What this image shows you are the kind of 2D line images SketchUp can export. What this means is that it will allow me to recreate exact line drawings when it comes time to make the schematics. And because I'm working from an existing model I don't have to "best guess" what something is supposed to look like from different angles--SketchUp will have done that with precision already for me. Note, too, that there are some things that don't appear as lines (notably on the side of the dorsal) because those edges actually have rounded edges. A curve appears only if it appears as an edge from the p.o.v. of the viewer, in this case as seen directly in side elevation. In my models I try to incorporate a certain level of detail including edges that could actually be rounded.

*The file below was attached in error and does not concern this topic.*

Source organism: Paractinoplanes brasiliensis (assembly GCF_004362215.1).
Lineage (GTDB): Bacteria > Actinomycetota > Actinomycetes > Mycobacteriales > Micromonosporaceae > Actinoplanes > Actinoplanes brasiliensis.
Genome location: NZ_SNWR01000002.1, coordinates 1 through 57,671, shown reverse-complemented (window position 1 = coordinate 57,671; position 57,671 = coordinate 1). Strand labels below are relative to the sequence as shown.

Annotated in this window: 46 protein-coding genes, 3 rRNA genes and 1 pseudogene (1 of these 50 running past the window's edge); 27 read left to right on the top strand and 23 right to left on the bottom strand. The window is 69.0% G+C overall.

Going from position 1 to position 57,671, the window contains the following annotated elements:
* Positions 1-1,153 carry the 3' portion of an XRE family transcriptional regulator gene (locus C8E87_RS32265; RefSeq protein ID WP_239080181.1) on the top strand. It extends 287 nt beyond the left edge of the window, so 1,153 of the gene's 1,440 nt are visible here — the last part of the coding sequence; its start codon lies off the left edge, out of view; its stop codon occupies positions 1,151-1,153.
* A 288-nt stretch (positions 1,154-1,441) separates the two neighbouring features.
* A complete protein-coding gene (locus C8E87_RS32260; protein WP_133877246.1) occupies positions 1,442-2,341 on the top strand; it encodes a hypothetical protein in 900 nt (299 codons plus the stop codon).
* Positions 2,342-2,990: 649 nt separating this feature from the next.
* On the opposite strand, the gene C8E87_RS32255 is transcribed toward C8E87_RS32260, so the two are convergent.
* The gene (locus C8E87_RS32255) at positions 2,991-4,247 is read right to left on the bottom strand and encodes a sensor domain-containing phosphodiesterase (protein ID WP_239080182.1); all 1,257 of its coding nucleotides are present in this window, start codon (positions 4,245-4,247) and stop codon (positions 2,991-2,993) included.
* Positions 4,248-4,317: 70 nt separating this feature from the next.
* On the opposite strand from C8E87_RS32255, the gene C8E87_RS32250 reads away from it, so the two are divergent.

Regarding window arrangement I must confess to a degree of fudging in terms of deck levels. I didn't do any sort of actual cross section to lay things out with precision. Rather I spaced out decks in a general way and then slapped in some windows along those guidelines with the general assumption the windows would be a bit more than halfway up the bulkheads. I did assume the possibility of not all decks being having the same ceiling height and between decks structures (floors/ceiling) would have a measure of mechanicals between them. I think that allows me the flexibility to rationalize why windows levels might not all be evenly spaced. One thing in particular I quite like with this kind of graphic is that it can show what something like signage and lettering correctly looks like in a 2D image. Lettering on a cylinder would actually look just a bit squashed. Seen from above the ship's name on the saucer wouldn't look straight but actually slightly curved because it's laying on a compound curve surface angling away from your p.o.v.